An audit is underway at the moment by FAA inspectors to determine if the various construction activities and the subsequent separation of incoming and outgoing passengers, among a series of other criteria, will be sufficient to finally grant Kenya the long awaited Category 1 status.
It is the lack of such an approval which has in the past made direct flights between the United States and Kenya impossible, thwarting efforts by national airline Kenya Airways to launch long haul nonstop flights to the US and tap into the huge tourism and trade markets which exist.
High on the agenda was also the amendment bill for the existing aviation legislation, which was also seen as not meeting the latest global standards of independent oversight and intense efforts are underway to have the new bill passed in parliament and then assented to by President Uhuru Kenyatta to tick the last remaining boxes.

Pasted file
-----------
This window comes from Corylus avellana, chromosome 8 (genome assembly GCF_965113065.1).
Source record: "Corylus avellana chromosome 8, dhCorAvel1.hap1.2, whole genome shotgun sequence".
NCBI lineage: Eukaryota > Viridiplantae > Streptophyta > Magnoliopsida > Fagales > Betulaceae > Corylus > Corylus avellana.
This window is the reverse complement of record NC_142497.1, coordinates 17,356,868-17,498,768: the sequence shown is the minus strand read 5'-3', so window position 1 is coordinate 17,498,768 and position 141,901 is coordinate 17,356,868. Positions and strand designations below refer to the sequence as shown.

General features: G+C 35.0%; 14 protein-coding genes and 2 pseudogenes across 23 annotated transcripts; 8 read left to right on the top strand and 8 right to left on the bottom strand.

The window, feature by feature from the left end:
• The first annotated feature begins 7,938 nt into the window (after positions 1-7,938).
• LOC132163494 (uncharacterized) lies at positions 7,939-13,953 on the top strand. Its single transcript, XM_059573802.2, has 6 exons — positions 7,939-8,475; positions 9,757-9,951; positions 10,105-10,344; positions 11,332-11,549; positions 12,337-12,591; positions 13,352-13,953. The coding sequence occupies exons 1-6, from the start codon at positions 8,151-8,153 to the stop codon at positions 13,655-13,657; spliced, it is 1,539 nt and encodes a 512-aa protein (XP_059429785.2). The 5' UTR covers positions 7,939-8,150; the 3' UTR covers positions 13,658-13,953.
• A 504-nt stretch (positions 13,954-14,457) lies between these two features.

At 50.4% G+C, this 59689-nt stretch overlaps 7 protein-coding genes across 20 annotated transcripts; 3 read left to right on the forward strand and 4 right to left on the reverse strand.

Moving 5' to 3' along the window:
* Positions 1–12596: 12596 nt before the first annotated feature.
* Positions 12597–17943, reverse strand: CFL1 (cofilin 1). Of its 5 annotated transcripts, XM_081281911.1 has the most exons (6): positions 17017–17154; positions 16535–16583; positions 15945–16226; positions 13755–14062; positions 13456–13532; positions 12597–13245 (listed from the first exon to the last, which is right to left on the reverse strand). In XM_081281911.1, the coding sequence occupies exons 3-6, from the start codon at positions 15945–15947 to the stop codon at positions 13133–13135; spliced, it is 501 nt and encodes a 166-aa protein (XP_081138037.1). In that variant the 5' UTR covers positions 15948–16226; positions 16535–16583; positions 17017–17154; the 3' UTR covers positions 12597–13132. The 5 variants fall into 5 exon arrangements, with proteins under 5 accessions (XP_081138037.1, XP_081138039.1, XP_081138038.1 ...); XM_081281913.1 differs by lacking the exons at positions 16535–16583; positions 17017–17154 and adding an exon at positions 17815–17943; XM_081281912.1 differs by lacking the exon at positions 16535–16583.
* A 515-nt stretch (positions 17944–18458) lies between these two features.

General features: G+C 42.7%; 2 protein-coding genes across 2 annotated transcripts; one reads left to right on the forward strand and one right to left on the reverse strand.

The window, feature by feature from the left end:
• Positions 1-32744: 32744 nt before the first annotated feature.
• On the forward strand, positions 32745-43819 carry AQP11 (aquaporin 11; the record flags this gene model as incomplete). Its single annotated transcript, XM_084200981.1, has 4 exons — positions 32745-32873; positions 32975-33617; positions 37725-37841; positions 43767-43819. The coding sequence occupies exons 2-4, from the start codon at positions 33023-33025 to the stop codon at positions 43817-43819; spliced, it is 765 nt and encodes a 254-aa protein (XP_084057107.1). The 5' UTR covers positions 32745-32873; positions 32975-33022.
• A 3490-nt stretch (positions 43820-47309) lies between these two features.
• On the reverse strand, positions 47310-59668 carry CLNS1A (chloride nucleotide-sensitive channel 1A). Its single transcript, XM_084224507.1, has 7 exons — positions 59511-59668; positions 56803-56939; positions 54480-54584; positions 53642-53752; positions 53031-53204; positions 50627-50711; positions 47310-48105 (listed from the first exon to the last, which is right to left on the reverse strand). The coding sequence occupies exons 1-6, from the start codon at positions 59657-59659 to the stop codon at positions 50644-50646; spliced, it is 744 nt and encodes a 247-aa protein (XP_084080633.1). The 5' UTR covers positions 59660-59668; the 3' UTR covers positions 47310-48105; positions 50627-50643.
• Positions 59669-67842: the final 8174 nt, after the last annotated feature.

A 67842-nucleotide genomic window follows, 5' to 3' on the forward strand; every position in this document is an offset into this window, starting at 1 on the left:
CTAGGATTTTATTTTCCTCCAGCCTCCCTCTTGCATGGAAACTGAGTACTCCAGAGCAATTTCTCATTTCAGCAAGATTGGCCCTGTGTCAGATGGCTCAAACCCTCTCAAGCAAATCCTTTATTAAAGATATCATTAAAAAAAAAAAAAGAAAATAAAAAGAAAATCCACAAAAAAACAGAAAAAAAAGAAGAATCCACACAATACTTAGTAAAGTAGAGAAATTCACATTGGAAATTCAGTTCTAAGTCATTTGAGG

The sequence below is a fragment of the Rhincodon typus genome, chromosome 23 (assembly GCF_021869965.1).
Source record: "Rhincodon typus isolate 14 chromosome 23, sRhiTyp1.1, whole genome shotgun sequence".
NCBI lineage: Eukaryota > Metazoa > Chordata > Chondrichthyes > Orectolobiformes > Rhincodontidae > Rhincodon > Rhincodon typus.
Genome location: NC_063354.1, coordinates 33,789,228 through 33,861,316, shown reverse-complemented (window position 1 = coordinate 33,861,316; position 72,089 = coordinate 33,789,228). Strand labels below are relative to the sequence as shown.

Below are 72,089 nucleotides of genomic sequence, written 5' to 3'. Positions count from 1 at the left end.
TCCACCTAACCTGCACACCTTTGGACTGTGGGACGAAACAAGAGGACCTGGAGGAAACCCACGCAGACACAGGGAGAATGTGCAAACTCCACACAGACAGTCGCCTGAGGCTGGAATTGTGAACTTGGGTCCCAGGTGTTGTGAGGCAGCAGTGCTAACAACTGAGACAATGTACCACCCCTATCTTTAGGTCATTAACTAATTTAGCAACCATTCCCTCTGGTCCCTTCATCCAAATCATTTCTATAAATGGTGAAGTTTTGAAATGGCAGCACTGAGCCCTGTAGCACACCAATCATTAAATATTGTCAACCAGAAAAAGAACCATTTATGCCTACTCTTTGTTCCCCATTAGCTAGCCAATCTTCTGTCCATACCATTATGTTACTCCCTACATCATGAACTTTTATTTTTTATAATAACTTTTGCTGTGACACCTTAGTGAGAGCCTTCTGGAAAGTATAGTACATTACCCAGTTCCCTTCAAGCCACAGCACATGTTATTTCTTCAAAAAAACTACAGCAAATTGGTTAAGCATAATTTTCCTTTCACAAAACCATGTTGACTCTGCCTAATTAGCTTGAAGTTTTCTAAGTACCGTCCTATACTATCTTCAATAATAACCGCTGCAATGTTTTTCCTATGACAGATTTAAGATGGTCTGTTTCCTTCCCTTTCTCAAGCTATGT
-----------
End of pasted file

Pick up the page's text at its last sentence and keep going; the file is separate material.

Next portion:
In particular the new arrival sections in Terminal 1A and Terminal 1E have finally separated the passenger streams meeting inside the terminal without separation and tourism and aviation circles in Kenya are now hopeful that the billions of Kenya Shillings spent on upgrading Jomo Kenyatta International Airport will lead to the launch of flights to the US before the end of the year.
Other measures taken included the strengthening of perimeter security and surveillance and monitoring of the airport areal, all aimed to get JKIA into the 21st century vis a vis aviation security.
Americans continue to form the largest segment of foreign visitors coming to Kenya for safaris and are presently inconvenienced by at times long stopovers in Europe before being able to connect to Nairobi.
The anticipated approvals as a Cat 1 airport will in particular be a shot in the arm for national carrier Kenya Airways which would benefit from the added demand for seats from Nairobi to the US and back but also beyond through their regional and African network.